But at least you need to specify them in the persistence.xml file and
not
within other areas (like environment variables, server xml files,
JNDI, ...
) for each server differently.

Rudy


On 24 July 2017 at 10:14, Will Hopkins <will.hopkins@oracle.com>
wrote:

All true.

A couple of counter-points to ponder:

- Property values will never be standard, even if we support
passing
them. At best they would be standard for the default PasswordHash
that is
supplied by the RI. A developer passing properties would have to
understand
the specifics of the implementation being used.


- Passing it to the method, rather than to the constructor or an
init
method. And we won't ever be in a position to pass them to
generateHash(),
so it can never behave consistently with verifyHash.


- Implementations can provide their own configuration mechanisms
-- a
standard config object that's injected, decorators, annotations
of their
own, abstract impls that developers extend to customize and
deploy, etc.
Those won't be standard, but neither would properties, because
the actual
property names and values would be specific to the implementation
in use.

Will

On 07/24/2017 02:54 AM, Rudy De Busscher wrote:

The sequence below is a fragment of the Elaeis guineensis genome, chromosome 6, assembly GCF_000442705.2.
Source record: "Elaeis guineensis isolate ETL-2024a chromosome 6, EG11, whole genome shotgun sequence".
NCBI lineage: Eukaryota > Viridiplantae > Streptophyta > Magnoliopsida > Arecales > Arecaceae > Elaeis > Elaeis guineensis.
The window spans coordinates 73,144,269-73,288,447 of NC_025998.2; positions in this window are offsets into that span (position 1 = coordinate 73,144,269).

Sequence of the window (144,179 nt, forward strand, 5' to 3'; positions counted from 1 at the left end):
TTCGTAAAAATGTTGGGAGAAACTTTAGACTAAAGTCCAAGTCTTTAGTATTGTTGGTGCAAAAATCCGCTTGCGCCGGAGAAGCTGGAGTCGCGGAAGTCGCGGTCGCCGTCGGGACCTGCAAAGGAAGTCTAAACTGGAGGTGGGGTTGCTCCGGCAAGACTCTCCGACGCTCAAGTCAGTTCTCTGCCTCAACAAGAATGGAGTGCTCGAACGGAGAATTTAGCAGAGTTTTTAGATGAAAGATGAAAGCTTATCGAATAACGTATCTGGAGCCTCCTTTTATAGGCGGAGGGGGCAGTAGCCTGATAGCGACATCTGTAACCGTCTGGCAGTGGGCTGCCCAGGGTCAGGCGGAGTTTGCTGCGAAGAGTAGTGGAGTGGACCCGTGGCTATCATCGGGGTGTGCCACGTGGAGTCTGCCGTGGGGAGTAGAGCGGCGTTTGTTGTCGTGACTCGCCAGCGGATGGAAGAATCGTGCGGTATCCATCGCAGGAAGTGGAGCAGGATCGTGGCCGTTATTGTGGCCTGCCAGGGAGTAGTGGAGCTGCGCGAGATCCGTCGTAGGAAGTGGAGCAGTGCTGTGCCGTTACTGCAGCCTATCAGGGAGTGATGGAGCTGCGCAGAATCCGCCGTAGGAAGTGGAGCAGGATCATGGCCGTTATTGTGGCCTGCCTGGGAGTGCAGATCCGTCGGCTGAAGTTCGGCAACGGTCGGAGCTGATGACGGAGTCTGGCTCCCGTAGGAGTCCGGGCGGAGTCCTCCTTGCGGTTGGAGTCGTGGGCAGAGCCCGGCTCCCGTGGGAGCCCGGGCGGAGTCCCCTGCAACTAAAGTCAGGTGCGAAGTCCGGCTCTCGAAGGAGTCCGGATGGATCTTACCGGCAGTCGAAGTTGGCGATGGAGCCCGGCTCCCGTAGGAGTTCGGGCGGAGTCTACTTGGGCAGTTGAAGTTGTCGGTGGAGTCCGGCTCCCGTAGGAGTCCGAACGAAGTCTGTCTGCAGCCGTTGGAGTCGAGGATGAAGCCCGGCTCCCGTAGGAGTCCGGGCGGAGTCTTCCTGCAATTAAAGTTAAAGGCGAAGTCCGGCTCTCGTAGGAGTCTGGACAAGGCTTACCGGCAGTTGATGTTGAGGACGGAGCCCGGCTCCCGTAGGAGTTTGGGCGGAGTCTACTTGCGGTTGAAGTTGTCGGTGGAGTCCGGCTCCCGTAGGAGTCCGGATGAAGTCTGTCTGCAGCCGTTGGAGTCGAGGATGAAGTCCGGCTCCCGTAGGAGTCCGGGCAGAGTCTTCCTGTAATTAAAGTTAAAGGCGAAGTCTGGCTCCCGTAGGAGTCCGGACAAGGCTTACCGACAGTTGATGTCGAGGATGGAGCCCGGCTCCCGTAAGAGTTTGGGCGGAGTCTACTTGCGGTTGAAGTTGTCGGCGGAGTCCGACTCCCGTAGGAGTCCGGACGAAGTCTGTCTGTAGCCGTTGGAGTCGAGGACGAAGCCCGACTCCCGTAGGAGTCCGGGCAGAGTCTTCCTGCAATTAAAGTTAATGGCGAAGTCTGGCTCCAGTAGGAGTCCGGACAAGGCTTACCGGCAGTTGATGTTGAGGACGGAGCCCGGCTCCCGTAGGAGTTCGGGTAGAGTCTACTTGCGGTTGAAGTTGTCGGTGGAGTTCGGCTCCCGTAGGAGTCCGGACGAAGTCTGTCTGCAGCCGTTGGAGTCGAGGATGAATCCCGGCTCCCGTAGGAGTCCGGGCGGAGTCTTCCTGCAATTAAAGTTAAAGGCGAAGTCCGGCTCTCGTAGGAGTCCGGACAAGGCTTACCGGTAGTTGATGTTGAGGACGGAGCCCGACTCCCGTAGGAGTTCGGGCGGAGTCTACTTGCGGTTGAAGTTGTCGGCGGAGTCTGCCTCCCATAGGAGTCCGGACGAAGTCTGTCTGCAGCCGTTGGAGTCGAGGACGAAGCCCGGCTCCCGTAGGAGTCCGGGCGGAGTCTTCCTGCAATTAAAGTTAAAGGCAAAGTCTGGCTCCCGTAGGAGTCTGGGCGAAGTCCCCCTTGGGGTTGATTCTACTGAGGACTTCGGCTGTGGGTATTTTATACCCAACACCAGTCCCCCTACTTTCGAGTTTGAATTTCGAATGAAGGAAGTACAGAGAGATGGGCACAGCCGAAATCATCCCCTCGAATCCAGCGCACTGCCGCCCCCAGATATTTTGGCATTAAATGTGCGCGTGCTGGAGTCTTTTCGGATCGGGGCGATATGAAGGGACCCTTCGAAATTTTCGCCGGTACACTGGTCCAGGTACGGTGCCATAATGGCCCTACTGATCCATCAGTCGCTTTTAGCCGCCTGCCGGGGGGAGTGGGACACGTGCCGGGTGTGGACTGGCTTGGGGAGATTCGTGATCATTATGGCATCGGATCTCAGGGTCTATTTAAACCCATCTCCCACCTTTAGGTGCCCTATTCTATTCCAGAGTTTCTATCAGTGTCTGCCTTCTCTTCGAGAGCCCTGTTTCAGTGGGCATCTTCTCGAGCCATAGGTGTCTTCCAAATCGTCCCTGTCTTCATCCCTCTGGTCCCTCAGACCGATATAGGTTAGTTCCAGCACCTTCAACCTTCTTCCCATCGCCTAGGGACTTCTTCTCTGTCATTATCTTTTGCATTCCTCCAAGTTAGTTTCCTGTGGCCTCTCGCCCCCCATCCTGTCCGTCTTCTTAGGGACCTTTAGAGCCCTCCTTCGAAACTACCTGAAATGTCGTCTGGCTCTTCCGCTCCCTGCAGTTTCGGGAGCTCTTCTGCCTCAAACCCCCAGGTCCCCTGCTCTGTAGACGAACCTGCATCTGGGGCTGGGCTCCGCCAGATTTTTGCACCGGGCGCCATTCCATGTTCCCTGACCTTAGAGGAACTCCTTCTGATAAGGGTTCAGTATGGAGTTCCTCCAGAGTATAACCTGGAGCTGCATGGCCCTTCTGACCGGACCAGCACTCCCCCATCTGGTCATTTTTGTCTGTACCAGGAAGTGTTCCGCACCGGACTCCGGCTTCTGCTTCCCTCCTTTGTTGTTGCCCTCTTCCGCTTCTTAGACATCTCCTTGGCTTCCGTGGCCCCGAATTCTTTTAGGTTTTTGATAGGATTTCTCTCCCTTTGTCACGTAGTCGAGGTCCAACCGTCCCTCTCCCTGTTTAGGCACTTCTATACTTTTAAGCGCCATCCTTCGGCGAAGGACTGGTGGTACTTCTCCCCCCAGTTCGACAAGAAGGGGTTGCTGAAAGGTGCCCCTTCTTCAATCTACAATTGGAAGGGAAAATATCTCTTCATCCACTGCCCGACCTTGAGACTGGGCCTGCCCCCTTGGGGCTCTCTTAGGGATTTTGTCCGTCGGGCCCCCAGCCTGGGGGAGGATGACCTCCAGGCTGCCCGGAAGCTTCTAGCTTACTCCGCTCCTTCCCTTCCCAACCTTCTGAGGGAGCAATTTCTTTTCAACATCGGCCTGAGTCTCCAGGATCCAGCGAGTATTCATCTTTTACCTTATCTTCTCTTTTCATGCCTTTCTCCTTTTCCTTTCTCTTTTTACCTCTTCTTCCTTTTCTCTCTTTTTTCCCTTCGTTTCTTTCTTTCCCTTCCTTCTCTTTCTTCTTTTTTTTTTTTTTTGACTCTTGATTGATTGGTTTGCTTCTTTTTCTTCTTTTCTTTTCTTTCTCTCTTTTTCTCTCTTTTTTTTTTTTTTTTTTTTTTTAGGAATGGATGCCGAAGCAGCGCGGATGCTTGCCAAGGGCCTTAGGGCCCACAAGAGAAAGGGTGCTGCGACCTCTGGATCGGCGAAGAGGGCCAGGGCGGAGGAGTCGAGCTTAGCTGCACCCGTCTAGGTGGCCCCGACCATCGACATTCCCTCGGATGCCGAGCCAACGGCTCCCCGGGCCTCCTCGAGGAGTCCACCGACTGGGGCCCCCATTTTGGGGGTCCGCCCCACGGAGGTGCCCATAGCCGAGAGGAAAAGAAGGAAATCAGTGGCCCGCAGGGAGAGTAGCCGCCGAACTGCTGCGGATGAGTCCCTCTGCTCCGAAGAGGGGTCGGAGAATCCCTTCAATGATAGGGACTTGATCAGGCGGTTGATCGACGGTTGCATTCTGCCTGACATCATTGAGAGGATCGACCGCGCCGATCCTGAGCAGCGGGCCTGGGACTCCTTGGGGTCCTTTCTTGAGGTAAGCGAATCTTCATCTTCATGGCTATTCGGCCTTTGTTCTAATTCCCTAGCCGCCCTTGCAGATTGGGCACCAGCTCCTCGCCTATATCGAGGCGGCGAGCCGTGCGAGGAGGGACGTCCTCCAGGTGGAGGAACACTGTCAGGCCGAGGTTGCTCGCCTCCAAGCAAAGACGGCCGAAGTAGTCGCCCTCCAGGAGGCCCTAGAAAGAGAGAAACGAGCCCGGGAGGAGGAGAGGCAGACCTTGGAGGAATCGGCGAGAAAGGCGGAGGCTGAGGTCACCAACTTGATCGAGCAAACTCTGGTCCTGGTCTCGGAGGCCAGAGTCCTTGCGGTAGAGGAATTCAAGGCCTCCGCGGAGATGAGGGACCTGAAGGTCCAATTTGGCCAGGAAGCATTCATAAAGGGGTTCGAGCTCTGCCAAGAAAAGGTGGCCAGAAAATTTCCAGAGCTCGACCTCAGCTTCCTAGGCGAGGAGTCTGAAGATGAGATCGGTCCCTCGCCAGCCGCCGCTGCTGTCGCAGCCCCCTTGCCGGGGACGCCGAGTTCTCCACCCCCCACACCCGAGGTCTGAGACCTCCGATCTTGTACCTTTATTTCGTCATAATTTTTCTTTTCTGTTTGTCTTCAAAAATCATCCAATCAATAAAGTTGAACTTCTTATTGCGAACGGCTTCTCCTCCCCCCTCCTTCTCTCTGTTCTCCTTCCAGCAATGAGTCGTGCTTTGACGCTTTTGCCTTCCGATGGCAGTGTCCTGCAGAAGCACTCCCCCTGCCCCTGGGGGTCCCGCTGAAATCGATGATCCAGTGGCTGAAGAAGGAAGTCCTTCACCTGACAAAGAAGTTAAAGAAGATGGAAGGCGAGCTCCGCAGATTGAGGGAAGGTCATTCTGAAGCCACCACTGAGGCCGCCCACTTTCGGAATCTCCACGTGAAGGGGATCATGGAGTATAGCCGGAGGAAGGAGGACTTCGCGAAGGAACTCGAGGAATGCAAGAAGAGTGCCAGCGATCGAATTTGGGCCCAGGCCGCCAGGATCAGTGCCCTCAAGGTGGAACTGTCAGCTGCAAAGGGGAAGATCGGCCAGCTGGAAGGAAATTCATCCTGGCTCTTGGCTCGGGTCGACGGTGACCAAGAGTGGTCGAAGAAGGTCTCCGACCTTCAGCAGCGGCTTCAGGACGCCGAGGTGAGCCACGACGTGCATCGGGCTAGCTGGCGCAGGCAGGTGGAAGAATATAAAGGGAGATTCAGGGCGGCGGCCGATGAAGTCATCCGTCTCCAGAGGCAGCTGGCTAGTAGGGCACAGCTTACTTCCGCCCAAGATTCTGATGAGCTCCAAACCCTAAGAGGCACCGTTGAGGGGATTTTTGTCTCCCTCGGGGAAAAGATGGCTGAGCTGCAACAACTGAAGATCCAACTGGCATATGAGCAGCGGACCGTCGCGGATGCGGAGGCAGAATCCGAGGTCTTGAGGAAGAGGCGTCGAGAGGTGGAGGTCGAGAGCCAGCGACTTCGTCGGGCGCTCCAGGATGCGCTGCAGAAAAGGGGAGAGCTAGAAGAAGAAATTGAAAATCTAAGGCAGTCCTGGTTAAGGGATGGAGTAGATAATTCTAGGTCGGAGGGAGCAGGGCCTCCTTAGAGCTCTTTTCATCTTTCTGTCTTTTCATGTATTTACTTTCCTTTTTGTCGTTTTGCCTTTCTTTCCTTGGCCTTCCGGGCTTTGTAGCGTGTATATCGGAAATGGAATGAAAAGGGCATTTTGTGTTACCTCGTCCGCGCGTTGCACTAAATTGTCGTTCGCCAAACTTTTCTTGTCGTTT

Guillermo,

We can't add additional methods to an interface later on. This would
make
WAR files packages and compiled against JAVA EE 8, break when they
are
deployed on a Java EE 9 server for example which has the additional
methods
in the interface.

So if we decide now (today?) that they are out, they are out
forever.

Or we have to define new interface classes.

Rudy


On 24 July 2017 at 07:46, Guillermo González de Agüero <
z06.guillermo@gmail.com> wrote:

I was going to raise the same concern, although I think properties
could
be supported in the future by providing a new method and specifying
that
the old one y to be used when there are no parameters defined, and
the new
one when there are.

If that is acceptable and can be done in the future, I think it's
not
such a big deal to leave them for now if the EG don't find
consensus.


Regards,

Guillermo González de Agüero


El lun., 24 de julio de 2017 6:49, Rudy De Busscher <
rdebusscher@gmail.com> escribió:

Will,

regarding the properties. Indeed when we do not support the
properties,
they don't need to be specified at the method.

But then, we will never be able to support them in any further
version
since it would break the backward compatibility of the interface
methods.
Once this release is out, we can't change anything anymore to
interface (no
change in the method parameters, method count, etc ... only we can
add
default implemented methods)

So I guess it is in now or leave out for ever.

Rudy



On 23 July 2017 at 23:31, Will Hopkins <will.hopkins@oracle.com>
wrote:

Hi Rudy,

Thanks for the feedback, responses inline.

Will

On 07/23/2017 08:05 AM, Rudy De Busscher wrote:

Will, See inline comments (hope it is clear enough, I'll put them
also
in a separate thread)


On 22 July 2017 at 23:17, Arjan Tijms <arjan.tijms@gmail.com>
wrote:

Hi,

On Sat, Jul 22, 2017 at 10:06 PM, Will Hopkins <
will.hopkins@oracle.com> wrote:

Arjan, et al.:

I've pushed some changes to the hashalgorithm branch in both
security-api and security-soteria; please have a look to see
what you think.

- I considered PasswordHashAlgorithm, but that seemed too
long,